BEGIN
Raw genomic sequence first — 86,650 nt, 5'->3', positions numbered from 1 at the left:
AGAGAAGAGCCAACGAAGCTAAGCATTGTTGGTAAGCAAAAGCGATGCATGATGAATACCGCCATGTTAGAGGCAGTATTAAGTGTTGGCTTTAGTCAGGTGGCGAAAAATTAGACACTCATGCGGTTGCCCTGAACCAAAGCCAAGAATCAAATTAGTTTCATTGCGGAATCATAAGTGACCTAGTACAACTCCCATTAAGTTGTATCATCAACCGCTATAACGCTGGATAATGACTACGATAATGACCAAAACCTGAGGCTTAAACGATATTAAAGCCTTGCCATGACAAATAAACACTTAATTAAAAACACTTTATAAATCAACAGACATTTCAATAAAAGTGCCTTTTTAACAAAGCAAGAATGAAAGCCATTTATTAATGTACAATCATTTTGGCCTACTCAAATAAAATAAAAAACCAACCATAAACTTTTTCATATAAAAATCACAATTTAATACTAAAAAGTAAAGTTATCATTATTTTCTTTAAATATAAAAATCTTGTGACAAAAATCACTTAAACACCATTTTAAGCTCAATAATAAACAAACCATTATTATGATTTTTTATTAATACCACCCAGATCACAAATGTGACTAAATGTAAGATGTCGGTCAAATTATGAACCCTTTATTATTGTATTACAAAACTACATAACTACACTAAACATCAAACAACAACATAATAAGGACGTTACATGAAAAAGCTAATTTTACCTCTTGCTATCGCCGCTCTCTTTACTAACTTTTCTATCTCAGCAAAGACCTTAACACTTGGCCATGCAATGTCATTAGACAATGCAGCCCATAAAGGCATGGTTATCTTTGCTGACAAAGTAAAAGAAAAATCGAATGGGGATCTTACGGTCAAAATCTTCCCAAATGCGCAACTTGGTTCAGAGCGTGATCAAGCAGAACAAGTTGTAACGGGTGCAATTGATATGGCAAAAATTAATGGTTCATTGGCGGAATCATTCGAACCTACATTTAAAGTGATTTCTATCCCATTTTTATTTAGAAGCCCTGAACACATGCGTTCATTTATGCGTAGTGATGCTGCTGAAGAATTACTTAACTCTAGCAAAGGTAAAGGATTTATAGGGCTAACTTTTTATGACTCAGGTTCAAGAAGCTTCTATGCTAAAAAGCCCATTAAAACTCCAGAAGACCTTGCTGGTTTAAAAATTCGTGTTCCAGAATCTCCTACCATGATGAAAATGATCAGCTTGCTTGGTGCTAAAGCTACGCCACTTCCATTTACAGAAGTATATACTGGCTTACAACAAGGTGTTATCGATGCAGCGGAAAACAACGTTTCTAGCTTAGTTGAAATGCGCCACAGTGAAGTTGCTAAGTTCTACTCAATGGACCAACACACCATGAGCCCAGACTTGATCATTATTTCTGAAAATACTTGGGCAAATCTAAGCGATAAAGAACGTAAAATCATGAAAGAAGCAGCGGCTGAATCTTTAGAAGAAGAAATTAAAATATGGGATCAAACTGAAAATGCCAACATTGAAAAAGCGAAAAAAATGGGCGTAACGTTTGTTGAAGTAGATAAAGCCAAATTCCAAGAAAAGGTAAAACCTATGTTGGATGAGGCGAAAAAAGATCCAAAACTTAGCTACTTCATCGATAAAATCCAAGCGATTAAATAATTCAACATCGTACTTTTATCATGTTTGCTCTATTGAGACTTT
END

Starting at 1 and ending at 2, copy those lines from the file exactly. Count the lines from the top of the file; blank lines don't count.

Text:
Raw genomic sequence first — 86,650 nt, 5'->3', positions numbered from 1 at the left:
AGAGAAGAGCCAACGAAGCTAAGCATTGTTGGTAAGCAAAAGCGATGCATGATGAATACCGCCATGTTAGAGGCAGTATTAAGTGTTGGCTTTAGTCAGGTGGCGAAAAATTAGACACTCATGCGGTTGCCCTGAACCAAAGCCAAGAATCAAATTAGTTTCATTGCGGAATCATAAGTGACCTAGTACAACTCCCATTAAGTTGTATCATCAACCGCTATAACGCTGGATAATGACTACGATAATGACCAAAACCTGAGGCTTAAACGATATTAAAGCCTTGCCATGACAAATAAACACTTAATTAAAAACACTTTATAAATCAACAGACATTTCAATAAAAGTGCCTTTTTAACAAAGCAAGAATGAAAGCCATTTATTAATGTACAATCATTTTGGCCTACTCAAATAAAATAAAAAACCAACCATAAACTTTTTCATATAAAAATCACAATTTAATACTAAAAAGTAAAGTTATCATTATTTTCTTTAAATATAAAAATCTTGTGACAAAAATCACTTAAACACCATTTTAAGCTCAATAATAAACAAACCATTATTATGATTTTTTATTAATACCACCCAGATCACAAATGTGACTAAATGTAAGATGTCGGTCAAATTATGAACCCTTTATTATTGTATTACAAAACTACATAACTACACTAAACATCAAACAACAACATAATAAGGACGTTACATGAAAAAGCTAATTTTACCTCTTGCTATCGCCGCTCTCTTTACTAACTTTTCTATCTCAGCAAAGACCTTAACACTTGGCCATGCAATGTCATTAGACAATGCAGCCCATAAAGGCATGGTTATCTTTGCTGACAAAGTAAAAGAAAAATCGAATGGGGATCTTACGGTCAAAATCTTCCCAAATGCGCAACTTGGTTCAGAGCGTGATCAAGCAGAACAAGTTGTAACGGGTGCAATTGATATGGCAAAAATTAATGGTTCATTGGCGGAATCATTCGAACCTACATTTAAAGTGATTTCTATCCCATTTTTATTTAGAAGCCCTGAACACATGCGTTCATTTATGCGTAGTGATGCTGCTGAAGAATTACTTAACTCTAGCAAAGGTAAAGGATTTATAGGGCTAACTTTTTATGACTCAGGTTCAAGAAGCTTCTATGCTAAAAAGCCCATTAAAACTCCAGAAGACCTTGCTGGTTTAAAAATTCGTGTTCCAGAATCTCCTACCATGATGAAAATGATCAGCTTGCTTGGTGCTAAAGCTACGCCACTTCCATTTACAGAAGTATATACTGGCTTACAACAAGGTGTTATCGATGCAGCGGAAAACAACGTTTCTAGCTTAGTTGAAATGCGCCACAGTGAAGTTGCTAAGTTCTACTCAATGGACCAACACACCATGAGCCCAGACTTGATCATTATTTCTGAAAATACTTGGGCAAATCTAAGCGATAAAGAACGTAAAATCATGAAAGAAGCAGCGGCTGAATCTTTAGAAGAAGAAATTAAAATATGGGATCAAACTGAAAATGCCAACATTGAAAAAGCGAAAAAAATGGGCGTAACGTTTGTTGAAGTAGATAAAGCCAAATTCCAAGAAAAGGTAAAACCTATGTTGGATGAGGCGAAAAAAGATCCAAAACTTAGCTACTTCATCGATAAAATCCAAGCGATTAAATAATTCAACATCGTACTTTTATCATGTTTGCTCTATTGAGACTTT